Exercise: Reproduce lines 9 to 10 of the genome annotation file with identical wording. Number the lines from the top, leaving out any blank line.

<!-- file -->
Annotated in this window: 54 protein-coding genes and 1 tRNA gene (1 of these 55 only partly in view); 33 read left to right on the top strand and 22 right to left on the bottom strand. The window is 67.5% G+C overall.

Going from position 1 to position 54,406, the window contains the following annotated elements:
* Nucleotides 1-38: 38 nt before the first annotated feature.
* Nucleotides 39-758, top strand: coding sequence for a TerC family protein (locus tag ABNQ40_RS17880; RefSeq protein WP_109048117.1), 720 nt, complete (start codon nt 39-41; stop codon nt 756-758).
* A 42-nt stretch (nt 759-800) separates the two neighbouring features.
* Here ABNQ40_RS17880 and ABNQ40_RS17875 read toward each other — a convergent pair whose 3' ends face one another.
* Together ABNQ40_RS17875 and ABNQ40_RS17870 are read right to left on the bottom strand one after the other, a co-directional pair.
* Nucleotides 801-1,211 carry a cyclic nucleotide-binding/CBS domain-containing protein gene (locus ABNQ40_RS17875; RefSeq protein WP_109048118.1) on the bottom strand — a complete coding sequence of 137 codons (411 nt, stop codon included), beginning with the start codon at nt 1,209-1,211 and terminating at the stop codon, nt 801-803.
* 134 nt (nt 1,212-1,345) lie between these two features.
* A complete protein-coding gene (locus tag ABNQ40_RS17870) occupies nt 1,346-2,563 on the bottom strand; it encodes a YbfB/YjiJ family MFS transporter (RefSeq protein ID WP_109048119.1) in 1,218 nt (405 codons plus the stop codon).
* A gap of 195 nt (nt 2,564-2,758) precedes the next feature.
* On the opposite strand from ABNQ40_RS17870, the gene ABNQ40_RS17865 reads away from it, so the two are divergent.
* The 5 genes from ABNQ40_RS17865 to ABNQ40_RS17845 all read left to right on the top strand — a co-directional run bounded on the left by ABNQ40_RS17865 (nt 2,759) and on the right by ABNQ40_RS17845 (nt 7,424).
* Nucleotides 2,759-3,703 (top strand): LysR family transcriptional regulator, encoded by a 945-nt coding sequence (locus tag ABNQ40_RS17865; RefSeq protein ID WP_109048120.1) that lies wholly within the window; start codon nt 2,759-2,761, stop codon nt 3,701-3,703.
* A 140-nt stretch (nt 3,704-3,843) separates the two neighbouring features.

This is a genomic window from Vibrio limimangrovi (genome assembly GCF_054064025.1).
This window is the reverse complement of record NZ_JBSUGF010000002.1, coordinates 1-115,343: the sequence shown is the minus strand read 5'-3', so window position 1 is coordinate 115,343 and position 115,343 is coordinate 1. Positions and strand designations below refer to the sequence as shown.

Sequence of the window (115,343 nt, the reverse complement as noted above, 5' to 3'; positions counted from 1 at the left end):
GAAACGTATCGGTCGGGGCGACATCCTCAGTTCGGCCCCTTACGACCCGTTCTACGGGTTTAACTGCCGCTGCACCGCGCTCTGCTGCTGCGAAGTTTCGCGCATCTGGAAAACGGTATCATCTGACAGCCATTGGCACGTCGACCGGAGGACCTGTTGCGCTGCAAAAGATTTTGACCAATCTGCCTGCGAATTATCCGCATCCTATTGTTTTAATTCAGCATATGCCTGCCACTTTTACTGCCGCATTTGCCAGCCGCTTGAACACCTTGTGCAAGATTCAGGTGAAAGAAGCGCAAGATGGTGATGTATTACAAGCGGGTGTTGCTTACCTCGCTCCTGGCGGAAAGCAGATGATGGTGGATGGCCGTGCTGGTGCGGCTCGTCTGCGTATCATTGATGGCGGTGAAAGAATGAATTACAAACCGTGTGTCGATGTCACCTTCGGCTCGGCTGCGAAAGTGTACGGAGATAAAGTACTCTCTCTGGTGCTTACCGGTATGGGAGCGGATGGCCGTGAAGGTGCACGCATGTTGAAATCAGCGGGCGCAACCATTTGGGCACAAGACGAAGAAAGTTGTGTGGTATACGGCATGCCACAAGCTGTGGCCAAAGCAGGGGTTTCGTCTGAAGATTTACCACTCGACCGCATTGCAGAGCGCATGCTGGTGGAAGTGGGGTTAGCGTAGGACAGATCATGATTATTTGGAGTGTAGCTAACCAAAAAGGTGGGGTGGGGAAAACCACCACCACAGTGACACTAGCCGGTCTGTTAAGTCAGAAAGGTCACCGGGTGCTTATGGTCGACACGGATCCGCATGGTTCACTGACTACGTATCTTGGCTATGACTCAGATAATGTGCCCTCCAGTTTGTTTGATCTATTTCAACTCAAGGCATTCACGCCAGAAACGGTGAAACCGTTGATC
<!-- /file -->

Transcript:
* 134 nt (nt 1,212-1,345) lie between these two features.
* A complete protein-coding gene (locus tag ABNQ40_RS17870) occupies nt 1,346-2,563 on the bottom strand; it encodes a YbfB/YjiJ family MFS transporter (RefSeq protein ID WP_109048119.1) in 1,218 nt (405 codons plus the stop codon).